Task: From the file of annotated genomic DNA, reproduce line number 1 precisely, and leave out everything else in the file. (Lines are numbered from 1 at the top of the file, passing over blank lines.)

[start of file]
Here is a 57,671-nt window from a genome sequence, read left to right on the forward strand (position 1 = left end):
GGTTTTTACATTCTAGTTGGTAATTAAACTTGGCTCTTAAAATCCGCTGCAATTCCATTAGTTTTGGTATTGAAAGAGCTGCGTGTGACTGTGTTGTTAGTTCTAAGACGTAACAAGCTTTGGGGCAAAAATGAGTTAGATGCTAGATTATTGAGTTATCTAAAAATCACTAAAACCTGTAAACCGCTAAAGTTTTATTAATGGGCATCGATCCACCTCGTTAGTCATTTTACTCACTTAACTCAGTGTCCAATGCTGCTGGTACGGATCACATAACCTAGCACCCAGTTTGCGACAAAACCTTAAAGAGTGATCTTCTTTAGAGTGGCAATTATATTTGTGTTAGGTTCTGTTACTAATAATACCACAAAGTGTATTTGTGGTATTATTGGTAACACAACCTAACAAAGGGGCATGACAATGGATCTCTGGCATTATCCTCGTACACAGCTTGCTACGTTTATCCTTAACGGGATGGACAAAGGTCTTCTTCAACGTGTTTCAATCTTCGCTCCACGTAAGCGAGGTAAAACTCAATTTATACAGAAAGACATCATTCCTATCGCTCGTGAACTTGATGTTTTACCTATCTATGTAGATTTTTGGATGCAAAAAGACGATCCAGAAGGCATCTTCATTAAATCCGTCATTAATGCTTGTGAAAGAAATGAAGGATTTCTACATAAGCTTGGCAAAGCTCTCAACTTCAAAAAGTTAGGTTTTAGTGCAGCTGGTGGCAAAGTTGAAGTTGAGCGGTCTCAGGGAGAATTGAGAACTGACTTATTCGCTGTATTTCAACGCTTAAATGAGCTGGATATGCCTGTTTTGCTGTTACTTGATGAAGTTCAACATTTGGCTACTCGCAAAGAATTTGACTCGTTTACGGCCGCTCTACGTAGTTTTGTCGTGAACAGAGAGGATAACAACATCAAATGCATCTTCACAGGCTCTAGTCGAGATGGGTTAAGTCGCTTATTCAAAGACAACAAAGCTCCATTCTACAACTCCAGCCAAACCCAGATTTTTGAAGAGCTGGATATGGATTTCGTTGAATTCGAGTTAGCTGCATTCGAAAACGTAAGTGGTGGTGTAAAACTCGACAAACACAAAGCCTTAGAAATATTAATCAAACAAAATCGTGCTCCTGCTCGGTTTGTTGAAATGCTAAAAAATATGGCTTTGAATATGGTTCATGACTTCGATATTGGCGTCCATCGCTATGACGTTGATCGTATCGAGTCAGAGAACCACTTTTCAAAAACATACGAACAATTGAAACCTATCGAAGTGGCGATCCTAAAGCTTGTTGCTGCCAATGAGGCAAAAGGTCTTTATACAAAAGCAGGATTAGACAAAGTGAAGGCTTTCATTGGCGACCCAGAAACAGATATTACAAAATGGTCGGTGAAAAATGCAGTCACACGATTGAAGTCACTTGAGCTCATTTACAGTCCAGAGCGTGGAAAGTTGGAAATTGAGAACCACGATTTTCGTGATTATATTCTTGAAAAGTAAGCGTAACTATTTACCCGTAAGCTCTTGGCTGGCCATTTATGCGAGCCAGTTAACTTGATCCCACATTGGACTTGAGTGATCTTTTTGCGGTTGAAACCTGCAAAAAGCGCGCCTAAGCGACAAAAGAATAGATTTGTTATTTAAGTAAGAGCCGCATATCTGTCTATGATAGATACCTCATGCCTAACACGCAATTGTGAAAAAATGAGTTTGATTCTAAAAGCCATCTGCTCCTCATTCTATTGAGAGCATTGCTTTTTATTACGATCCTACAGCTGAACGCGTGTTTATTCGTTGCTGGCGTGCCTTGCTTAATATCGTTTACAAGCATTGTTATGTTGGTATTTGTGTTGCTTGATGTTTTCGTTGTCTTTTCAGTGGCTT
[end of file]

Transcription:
Here is a 57,671-nt window from a genome sequence, read left to right on the forward strand (position 1 = left end):